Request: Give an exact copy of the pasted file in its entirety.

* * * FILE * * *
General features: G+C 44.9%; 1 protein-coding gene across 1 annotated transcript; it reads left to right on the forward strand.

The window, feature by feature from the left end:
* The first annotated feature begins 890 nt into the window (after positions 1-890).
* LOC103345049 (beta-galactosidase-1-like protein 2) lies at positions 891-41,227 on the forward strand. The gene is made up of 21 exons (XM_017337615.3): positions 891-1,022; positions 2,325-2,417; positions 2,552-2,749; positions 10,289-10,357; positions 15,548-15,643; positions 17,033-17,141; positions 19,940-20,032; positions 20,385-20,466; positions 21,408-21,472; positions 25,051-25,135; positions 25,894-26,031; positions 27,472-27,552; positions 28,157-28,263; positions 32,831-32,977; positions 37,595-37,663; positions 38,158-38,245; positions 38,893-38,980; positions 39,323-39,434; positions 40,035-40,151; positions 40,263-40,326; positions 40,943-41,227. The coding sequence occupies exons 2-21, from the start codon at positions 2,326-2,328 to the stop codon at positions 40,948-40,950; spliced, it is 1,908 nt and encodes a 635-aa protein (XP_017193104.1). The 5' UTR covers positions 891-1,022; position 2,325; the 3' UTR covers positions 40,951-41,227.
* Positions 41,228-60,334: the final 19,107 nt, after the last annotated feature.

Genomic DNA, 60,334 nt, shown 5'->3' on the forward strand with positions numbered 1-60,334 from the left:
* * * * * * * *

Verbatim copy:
General features: G+C 44.9%; 1 protein-coding gene across 1 annotated transcript; it reads left to right on the forward strand.

The window, feature by feature from the left end:
* The first annotated feature begins 890 nt into the window (after positions 1-890).
* LOC103345049 (beta-galactosidase-1-like protein 2) lies at positions 891-41,227 on the forward strand. The gene is made up of 21 exons (XM_017337615.3): positions 891-1,022; positions 2,325-2,417; positions 2,552-2,749; positions 10,289-10,357; positions 15,548-15,643; positions 17,033-17,141; positions 19,940-20,032; positions 20,385-20,466; positions 21,408-21,472; positions 25,051-25,135; positions 25,894-26,031; positions 27,472-27,552; positions 28,157-28,263; positions 32,831-32,977; positions 37,595-37,663; positions 38,158-38,245; positions 38,893-38,980; positions 39,323-39,434; positions 40,035-40,151; positions 40,263-40,326; positions 40,943-41,227. The coding sequence occupies exons 2-21, from the start codon at positions 2,326-2,328 to the stop codon at positions 40,948-40,950; spliced, it is 1,908 nt and encodes a 635-aa protein (XP_017193104.1). The 5' UTR covers positions 891-1,022; position 2,325; the 3' UTR covers positions 40,951-41,227.
* Positions 41,228-60,334: the final 19,107 nt, after the last annotated feature.

Genomic DNA, 60,334 nt, shown 5'->3' on the forward strand with positions numbered 1-60,334 from the left: